12 November 2011

When the Grammar Cops Comma Calling



by John M. Floyd




Consider the following two statements:

1. The frustrated mother says, "Eat that cereal, period."

2. The frustrated writing instructor says, "Use that serial comma."

In my opinion, both are good advice.

A serial comma, for those who don't already know this, is the comma before a coordinating conjunction (and, or, etc.) that precedes the final item in list of three or more items. Example: the comma after Dick in every Tom, Dick, and Harry. Some writers always use it and some never use it, and I know a few who go back and forth. Personally, I like the serial comma, for one reason: it can prevent misunderstanding.

Here's what I mean. A writer friend suggested this sentence to me the other day, as an example:

Attendees at the event included two hookers, Diane Sawyer, and Barbara Walters. That's pretty clear. It refers to four people.

Now consider what happens when you leave out the serial comma:

Attendees at the event included two hookers, Diane Sawyer and Barbara Walters. That's pretty clear too, except that it now seems to refer to only two people. I doubt Diane and Barbara would be pleased with that version.

Here's another example:

Every morning I have orange juice, bacon and eggs and toast.

There's nothing wrong with that, but the writer is probably thinking of three separate "items" rather than four. A serial comma after eggs would clarify the sentence--and the extra pause would probably change the way it sounds when spoken.

The clarity issue doesn't come up often. In The road was hot, dry and dusty, leaving out the serial comma doesn't hurt the sentence or our understanding of it. To be truthful, I'm one of those people who use too many commas anyway--I've been trying to cut back a bit. Unneeded commas tend to slow things down, and we all want sentences to flow well and sound right. But I can't help myself: I like serial commas.

What's the official position? Both The Chicago Manual of Style and Strunk and White's The Elements of Style say the serial comma should be standard usage, but I believe the AP Stylebook discourages it. This goes along with the fact that writers of fiction and most nonfiction seem to favor the serial comma but journalists don't. It's my understanding that the British, by the way, almost never use it.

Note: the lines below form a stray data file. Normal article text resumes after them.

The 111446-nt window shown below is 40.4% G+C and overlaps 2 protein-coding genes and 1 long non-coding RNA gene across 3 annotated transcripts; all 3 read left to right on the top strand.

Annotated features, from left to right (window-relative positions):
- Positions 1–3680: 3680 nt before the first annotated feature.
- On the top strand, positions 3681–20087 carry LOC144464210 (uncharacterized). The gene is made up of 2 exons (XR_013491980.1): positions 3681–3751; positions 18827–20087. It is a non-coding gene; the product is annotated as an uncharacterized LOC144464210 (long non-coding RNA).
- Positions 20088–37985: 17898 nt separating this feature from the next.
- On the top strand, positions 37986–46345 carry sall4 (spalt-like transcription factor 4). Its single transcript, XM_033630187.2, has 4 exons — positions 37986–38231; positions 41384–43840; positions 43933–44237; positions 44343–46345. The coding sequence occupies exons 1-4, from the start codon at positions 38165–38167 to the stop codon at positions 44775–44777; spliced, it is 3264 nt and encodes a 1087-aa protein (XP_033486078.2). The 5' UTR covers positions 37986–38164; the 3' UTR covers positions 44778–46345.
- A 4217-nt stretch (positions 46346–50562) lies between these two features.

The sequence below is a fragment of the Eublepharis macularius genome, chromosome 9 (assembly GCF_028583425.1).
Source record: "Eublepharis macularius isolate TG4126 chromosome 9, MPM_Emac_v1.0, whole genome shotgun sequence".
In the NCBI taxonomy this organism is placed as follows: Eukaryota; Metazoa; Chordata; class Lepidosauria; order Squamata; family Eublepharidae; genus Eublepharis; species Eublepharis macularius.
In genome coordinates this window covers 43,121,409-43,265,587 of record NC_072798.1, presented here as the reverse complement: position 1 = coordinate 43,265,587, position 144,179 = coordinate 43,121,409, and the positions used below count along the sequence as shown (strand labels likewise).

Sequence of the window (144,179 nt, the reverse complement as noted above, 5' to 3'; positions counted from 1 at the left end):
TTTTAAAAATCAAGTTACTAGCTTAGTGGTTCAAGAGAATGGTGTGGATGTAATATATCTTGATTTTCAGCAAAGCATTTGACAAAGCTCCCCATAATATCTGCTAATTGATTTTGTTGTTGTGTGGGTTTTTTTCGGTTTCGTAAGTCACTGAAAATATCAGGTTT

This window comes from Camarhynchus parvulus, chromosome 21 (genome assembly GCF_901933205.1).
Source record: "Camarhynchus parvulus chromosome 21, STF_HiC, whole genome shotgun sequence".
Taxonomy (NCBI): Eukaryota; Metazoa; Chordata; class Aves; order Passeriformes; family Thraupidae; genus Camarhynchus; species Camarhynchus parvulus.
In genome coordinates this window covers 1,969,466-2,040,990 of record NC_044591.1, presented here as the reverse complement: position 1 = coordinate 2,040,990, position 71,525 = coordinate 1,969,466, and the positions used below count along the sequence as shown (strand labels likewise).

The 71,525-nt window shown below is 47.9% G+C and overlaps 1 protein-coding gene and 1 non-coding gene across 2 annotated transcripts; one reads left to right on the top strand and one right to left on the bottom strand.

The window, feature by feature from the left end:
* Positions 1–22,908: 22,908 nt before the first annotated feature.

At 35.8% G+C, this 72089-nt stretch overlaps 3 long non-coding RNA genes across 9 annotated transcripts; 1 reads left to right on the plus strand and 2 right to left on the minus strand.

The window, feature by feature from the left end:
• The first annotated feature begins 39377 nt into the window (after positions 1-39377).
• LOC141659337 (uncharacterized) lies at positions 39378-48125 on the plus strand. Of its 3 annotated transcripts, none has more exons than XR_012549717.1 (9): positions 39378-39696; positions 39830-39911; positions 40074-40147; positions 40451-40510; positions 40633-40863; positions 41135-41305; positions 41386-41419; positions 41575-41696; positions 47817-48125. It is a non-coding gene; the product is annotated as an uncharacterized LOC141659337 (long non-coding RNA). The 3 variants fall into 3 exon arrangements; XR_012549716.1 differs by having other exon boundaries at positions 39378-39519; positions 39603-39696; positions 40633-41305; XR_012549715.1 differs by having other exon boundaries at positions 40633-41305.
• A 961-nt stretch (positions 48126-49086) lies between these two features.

But the serial comma remains an interesting subject, if only because of the fact that it is optional. I never object when my writing students don't use it in the class stories that I critique and edit. I just tell them the advantages and disadvantages and let them make up their own minds. I myself will continue to use it, though, because that way I don't ever have to worry about whether there's a clarity problem in one of my sentences. (Or at least a clarity problem caused by the lack of a comma.) As my fellow southerner Forrest Gump would say, that's one less thang.

So . . . what will you do, if the Punctuation Police start banging on your door at three in the morning? When they whip out a manuscript page and point a flashlight at it, will you confess to being a user or an abstainer? Or maybe a commakaze?

Seriously, what do you think of serial commas? Are you for or against?

As I implied in a recent column, different strokes for different folks. Or, in the much wiser words of Kinky Friedman, "Beauty is in the eyes of the beer holder."

15 comments:

Robert Lopresti said...

I am a pro-serialist. I seem to recall James Thurber in The Years with Ross arguing against its use in the phrase "red, white, and blue, " saying that it furled the flag. Ross replied "write a piece on it and i will print it that way - in the piece.". Or so says my memory.

Elizabeth Zelvin said...

I'm for it, though I call it the penultimate serial comma--the one after the next to last item in the series. I also like its friend, the comma separating two independent clauses. I wish today's copy editors felt the same. On my first mystery with a major publisher, one of them deleted every one of those commas and added them before all the dependent clauses. She changed:
She deleted them in the right place and added them in the wrong place.
to:
She deleted them in the right place, and added them in the wrong place.
and:
She deleted them in the right place, and she added them in the wrong place.
to:
She deleted them in the right place and she added them in the wrong place.
I was furious enough to stet, shoot, and leave.

Dale Andrews said...

Accord here! As you note, understanding and how it sounds seem to me key. If you read the sentence out loud and there is a pause required in order to convey the correct meaning the author owes a comma to the reader to ensure that the pause is there when the sentence is read. Most of my editing over the years has been legal briefs, but I always told attorneys who worked under me, and who had writing "challenges," to read the brief out loud before finalizing it. That's when you find those things that just don't work!

Neil Schofield said...

John - fascinating stuff. As a Brit, I would use the serial comma when it makes the sense clear.
I would say: "The people were waving flags coloured red white and blue" when I wanted to say that the flags were multicoloured - or multicolored if you prefer.